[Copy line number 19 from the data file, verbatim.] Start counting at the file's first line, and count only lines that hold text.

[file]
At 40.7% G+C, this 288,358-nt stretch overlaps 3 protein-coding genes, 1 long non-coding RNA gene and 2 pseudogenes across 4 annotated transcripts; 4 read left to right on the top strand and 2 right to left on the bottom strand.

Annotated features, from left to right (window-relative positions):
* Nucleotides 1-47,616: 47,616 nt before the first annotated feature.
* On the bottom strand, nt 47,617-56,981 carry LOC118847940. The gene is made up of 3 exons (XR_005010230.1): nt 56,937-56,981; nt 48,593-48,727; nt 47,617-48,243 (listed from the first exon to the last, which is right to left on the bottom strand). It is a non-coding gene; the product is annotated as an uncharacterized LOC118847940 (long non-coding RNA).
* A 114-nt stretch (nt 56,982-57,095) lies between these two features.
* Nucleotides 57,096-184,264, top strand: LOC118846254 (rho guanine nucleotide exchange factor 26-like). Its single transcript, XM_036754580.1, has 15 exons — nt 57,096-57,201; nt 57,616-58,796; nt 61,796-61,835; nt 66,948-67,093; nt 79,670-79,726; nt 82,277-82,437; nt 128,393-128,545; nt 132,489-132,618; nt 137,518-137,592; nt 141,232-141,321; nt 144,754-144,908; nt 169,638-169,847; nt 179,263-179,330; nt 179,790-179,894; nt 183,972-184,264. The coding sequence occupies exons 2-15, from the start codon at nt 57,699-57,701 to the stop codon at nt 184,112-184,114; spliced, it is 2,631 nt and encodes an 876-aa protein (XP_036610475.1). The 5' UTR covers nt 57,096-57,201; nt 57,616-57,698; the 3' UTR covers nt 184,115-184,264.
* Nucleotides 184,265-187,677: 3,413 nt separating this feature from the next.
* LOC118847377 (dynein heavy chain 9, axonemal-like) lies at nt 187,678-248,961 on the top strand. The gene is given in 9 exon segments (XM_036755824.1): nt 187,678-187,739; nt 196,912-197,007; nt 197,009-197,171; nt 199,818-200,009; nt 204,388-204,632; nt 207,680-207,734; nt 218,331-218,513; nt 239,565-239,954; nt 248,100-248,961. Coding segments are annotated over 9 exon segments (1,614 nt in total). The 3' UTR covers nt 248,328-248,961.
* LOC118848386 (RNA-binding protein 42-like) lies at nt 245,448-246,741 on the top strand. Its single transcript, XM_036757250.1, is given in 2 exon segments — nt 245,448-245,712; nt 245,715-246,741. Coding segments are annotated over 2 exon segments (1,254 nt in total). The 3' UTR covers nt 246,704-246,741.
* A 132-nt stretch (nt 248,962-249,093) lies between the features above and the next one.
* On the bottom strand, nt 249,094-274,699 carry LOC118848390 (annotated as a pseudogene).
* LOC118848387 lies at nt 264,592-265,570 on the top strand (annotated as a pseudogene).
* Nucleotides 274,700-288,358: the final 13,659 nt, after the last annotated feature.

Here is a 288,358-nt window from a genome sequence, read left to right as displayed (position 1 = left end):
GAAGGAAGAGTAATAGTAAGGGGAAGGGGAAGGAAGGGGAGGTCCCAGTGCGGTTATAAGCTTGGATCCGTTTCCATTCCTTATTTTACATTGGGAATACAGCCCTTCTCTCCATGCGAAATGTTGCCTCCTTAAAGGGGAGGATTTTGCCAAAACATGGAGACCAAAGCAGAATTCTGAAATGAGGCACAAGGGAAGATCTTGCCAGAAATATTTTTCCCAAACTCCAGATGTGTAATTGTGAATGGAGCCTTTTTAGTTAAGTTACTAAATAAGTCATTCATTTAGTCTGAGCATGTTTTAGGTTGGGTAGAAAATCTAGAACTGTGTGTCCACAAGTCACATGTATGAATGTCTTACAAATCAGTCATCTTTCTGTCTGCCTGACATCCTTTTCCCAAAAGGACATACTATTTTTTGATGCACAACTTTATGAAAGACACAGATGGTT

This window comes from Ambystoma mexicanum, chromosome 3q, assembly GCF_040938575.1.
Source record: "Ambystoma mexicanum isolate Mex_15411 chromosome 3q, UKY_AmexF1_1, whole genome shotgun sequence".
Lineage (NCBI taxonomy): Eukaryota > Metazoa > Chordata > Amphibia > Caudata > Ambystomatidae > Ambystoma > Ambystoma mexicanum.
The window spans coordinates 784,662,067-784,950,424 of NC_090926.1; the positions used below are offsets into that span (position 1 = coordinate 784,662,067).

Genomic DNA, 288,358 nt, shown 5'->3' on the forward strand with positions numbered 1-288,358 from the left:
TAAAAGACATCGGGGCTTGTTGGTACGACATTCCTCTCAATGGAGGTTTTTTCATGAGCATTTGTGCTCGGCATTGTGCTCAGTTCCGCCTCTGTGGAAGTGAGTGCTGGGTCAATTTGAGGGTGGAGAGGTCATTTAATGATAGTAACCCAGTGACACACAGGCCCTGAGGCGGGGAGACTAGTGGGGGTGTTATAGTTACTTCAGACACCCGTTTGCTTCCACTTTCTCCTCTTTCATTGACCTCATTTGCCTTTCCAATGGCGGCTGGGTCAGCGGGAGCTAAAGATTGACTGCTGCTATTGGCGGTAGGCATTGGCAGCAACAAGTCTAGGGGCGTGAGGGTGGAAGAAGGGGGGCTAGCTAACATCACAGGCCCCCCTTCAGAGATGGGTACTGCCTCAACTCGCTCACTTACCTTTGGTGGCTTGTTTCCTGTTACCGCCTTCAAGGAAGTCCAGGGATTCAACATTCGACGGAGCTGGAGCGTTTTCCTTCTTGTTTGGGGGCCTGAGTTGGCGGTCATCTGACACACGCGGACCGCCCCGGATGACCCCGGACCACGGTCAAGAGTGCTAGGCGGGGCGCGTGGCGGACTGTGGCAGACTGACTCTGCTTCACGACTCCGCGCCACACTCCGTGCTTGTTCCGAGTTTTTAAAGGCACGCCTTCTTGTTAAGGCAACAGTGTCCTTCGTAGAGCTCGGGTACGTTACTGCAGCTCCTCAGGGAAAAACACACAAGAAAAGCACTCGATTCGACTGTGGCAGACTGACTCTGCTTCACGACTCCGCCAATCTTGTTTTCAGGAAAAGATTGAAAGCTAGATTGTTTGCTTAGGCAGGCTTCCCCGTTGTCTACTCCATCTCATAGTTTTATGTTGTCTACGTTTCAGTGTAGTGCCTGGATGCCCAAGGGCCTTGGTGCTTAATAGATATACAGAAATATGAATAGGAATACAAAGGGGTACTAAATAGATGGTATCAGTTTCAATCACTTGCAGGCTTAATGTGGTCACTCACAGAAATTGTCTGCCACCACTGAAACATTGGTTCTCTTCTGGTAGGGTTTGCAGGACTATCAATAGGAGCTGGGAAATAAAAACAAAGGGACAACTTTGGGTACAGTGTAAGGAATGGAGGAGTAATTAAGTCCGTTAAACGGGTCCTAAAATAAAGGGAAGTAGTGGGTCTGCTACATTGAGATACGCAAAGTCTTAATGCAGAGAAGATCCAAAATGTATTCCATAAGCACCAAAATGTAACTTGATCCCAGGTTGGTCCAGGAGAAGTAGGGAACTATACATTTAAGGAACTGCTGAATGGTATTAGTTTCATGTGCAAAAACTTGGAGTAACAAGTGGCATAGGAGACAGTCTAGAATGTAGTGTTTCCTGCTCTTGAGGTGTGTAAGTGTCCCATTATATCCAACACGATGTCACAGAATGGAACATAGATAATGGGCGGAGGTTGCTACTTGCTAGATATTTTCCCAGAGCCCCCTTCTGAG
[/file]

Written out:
The window spans coordinates 784,662,067-784,950,424 of NC_090926.1; the positions used below are offsets into that span (position 1 = coordinate 784,662,067).